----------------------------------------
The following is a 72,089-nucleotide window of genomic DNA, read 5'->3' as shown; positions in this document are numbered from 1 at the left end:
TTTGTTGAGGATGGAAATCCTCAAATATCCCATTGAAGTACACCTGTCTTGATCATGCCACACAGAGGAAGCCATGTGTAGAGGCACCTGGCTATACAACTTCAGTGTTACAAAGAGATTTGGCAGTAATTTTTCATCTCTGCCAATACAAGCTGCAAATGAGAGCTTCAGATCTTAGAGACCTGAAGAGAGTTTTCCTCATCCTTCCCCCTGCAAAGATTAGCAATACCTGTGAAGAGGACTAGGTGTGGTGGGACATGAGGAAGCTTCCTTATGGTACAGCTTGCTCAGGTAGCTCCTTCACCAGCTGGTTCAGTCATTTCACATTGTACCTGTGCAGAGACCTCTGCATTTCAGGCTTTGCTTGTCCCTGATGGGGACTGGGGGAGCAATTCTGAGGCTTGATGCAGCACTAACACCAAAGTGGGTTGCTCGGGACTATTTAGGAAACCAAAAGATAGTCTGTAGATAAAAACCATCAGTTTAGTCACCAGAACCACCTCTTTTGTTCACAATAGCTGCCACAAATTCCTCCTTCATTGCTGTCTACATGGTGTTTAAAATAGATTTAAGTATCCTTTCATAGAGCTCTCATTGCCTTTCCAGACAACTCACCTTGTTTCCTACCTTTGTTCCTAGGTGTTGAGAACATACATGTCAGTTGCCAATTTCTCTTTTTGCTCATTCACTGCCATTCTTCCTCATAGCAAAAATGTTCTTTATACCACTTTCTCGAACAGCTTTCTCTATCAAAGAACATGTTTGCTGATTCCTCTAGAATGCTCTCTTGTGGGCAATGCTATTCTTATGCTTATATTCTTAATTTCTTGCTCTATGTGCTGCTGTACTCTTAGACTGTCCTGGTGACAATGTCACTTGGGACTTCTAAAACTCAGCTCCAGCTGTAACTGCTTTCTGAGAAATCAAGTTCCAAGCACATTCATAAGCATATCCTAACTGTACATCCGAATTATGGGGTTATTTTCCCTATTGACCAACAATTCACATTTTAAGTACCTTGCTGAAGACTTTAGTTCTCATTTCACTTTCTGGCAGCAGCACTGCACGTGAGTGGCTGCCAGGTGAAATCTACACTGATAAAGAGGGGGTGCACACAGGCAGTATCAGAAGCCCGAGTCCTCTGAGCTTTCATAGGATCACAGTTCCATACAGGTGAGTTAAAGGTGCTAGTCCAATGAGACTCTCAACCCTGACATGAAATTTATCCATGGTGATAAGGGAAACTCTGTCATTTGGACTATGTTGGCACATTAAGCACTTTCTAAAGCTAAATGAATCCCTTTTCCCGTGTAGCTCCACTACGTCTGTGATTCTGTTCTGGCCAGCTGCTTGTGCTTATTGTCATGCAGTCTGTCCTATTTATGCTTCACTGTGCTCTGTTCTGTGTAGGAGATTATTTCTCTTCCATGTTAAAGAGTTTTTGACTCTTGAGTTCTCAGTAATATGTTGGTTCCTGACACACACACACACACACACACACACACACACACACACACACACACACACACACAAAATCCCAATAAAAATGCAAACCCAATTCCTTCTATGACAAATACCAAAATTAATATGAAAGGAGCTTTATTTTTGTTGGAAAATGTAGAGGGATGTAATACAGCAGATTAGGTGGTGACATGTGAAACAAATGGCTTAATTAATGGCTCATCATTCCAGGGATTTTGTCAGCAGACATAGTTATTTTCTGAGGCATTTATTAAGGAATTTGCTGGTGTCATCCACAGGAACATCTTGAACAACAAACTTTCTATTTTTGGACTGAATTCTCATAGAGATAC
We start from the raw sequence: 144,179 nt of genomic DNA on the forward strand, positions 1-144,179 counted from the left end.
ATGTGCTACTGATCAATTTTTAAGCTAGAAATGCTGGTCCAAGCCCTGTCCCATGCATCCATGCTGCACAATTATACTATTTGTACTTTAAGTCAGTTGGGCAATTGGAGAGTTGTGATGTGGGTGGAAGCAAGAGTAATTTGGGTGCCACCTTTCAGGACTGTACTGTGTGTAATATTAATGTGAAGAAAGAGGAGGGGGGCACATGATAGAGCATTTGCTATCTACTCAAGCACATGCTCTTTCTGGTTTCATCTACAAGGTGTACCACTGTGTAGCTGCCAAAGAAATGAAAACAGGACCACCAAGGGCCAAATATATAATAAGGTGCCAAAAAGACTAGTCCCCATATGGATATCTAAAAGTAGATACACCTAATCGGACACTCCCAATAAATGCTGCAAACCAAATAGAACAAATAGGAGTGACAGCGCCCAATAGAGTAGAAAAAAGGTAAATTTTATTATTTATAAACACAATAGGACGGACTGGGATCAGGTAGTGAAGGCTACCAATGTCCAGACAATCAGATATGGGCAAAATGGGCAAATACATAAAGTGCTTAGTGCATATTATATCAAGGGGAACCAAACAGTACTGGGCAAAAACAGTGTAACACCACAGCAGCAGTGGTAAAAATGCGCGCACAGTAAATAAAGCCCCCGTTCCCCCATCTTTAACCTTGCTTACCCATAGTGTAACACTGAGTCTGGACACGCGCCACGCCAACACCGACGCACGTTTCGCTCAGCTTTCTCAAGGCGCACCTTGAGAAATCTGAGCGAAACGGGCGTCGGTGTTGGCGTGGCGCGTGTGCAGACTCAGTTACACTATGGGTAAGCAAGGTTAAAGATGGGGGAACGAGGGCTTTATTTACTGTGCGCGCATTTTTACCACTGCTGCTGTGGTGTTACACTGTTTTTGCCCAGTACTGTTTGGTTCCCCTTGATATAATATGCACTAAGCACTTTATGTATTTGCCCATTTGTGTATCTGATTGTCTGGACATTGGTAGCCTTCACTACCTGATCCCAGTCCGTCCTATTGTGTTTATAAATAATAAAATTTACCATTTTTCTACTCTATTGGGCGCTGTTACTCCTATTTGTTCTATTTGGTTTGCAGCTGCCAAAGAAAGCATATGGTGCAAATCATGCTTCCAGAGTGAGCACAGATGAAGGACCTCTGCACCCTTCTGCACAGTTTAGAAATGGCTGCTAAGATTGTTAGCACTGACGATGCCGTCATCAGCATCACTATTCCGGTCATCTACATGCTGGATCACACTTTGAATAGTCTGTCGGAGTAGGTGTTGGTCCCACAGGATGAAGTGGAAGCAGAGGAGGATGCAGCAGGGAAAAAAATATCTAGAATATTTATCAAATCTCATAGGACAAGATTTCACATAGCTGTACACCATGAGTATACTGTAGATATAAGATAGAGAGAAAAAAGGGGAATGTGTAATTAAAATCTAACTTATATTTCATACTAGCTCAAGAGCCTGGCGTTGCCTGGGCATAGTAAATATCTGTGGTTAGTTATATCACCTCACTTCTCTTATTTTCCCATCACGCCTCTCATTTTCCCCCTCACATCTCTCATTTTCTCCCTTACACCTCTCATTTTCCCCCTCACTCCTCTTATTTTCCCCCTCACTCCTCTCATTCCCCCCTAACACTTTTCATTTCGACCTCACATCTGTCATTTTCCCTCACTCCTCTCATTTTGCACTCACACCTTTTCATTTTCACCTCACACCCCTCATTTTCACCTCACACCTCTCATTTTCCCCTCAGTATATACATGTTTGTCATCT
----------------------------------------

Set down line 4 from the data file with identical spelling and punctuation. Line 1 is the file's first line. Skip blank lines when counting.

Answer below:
ATGTGCTACTGATCAATTTTTAAGCTAGAAATGCTGGTCCAAGCCCTGTCCCATGCATCCATGCTGCACAATTATACTATTTGTACTTTAAGTCAGTTGGGCAATTGGAGAGTTGTGATGTGGGTGGAAGCAAGAGTAATTTGGGTGCCACCTTTCAGGACTGTACTGTGTGTAATATTAATGTGAAGAAAGAGGAGGGGGGCACATGATAGAGCATTTGCTATCTACTCAAGCACATGCTCTTTCTGGTTTCATCTACAAGGTGTACCACTGTGTAGCTGCCAAAGAAATGAAAACAGGACCACCAAGGGCCAAATATATAATAAGGTGCCAAAAAGACTAGTCCCCATATGGATATCTAAAAGTAGATACACCTAATCGGACACTCCCAATAAATGCTGCAAACCAAATAGAACAAATAGGAGTGACAGCGCCCAATAGAGTAGAAAAAAGGTAAATTTTATTATTTATAAACACAATAGGACGGACTGGGATCAGGTAGTGAAGGCTACCAATGTCCAGACAATCAGATATGGGCAAAATGGGCAAATACATAAAGTGCTTAGTGCATATTATATCAAGGGGAACCAAACAGTACTGGGCAAAAACAGTGTAACACCACAGCAGCAGTGGTAAAAATGCGCGCACAGTAAATAAAGCCCCCGTTCCCCCATCTTTAACCTTGCTTACCCATAGTGTAACACTGAGTCTGGACACGCGCCACGCCAACACCGACGCACGTTTCGCTCAGCTTTCTCAAGGCGCACCTTGAGAAATCTGAGCGAAACGGGCGTCGGTGTTGGCGTGGCGCGTGTGCAGACTCAGTTACACTATGGGTAAGCAAGGTTAAAGATGGGGGAACGAGGGCTTTATTTACTGTGCGCGCATTTTTACCACTGCTGCTGTGGTGTTACACTGTTTTTGCCCAGTACTGTTTGGTTCCCCTTGATATAATATGCACTAAGCACTTTATGTATTTGCCCATTTGTGTATCTGATTGTCTGGACATTGGTAGCCTTCACTACCTGATCCCAGTCCGTCCTATTGTGTTTATAAATAATAAAATTTACCATTTTTCTACTCTATTGGGCGCTGTTACTCCTATTTGTTCTATTTGGTTTGCAGCTGCCAAAGAAAGCATATGGTGCAAATCATGCTTCCAGAGTGAGCACAGATGAAGGACCTCTGCACCCTTCTGCACAGTTTAGAAATGGCTGCTAAGATTGTTAGCACTGACGATGCCGTCATCAGCATCACTATTCCGGTCATCTACATGCTGGATCACACTTTGAATAGTCTGTCGGAGTAGGTGTTGGTCCCACAGGATGAAGTGGAAGCAGAGGAGGATGCAGCAGGGAAAAAAATATCTAGAATATTTATCAAATCTCATAGGACAAGATTTCACATAGCTGTACACCATGAGTATACTGTAGATATAAGATAGAGAGAAAAAAGGGGAATGTGTAATTAAAATCTAACTTATATTTCATACTAGCTCAAGAGCCTGGCGTTGCCTGGGCATAGTAAATATCTGTGGTTAGTTATATCACCTCACTTCTCTTATTTTCCCATCACGCCTCTCATTTTCCCCCTCACATCTCTCATTTTCTCCCTTACACCTCTCATTTTCCCCCTCACTCCTCTTATTTTCCCCCTCACTCCTCTCATTCCCCCCTAACACTTTTCATTTCGACCTCACATCTGTCATTTTCCCTCACTCCTCTCATTTTGCACTCACACCTTTTCATTTTCACCTCACACCCCTCATTTTCACCTCACACCTCTCATTTTCCCCTCAGTATATACATGTTTGTCATCT